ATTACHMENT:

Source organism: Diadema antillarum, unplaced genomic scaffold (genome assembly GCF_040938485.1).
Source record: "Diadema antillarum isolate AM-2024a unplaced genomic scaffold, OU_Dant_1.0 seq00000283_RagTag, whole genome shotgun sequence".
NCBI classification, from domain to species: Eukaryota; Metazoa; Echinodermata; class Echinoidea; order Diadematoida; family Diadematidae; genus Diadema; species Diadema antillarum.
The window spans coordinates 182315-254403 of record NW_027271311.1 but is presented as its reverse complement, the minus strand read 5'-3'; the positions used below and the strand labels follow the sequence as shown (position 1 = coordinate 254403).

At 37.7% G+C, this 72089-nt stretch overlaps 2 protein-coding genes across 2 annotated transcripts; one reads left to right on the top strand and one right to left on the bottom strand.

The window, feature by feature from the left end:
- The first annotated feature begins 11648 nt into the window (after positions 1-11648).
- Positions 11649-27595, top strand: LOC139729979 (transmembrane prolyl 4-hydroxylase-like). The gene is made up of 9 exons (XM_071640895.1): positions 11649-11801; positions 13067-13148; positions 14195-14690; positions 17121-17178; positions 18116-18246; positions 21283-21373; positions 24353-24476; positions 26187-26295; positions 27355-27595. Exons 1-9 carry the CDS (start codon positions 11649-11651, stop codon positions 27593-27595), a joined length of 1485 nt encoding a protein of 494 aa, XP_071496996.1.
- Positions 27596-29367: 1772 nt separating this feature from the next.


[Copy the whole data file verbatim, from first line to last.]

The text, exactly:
Source organism: Diadema antillarum, unplaced genomic scaffold (genome assembly GCF_040938485.1).
Source record: "Diadema antillarum isolate AM-2024a unplaced genomic scaffold, OU_Dant_1.0 seq00000283_RagTag, whole genome shotgun sequence".
NCBI classification, from domain to species: Eukaryota; Metazoa; Echinodermata; class Echinoidea; order Diadematoida; family Diadematidae; genus Diadema; species Diadema antillarum.
The window spans coordinates 182315-254403 of record NW_027271311.1 but is presented as its reverse complement, the minus strand read 5'-3'; the positions used below and the strand labels follow the sequence as shown (position 1 = coordinate 254403).

At 37.7% G+C, this 72089-nt stretch overlaps 2 protein-coding genes across 2 annotated transcripts; one reads left to right on the top strand and one right to left on the bottom strand.

The window, feature by feature from the left end:
- The first annotated feature begins 11648 nt into the window (after positions 1-11648).
- Positions 11649-27595, top strand: LOC139729979 (transmembrane prolyl 4-hydroxylase-like). The gene is made up of 9 exons (XM_071640895.1): positions 11649-11801; positions 13067-13148; positions 14195-14690; positions 17121-17178; positions 18116-18246; positions 21283-21373; positions 24353-24476; positions 26187-26295; positions 27355-27595. Exons 1-9 carry the CDS (start codon positions 11649-11651, stop codon positions 27593-27595), a joined length of 1485 nt encoding a protein of 494 aa, XP_071496996.1.
- Positions 27596-29367: 1772 nt separating this feature from the next.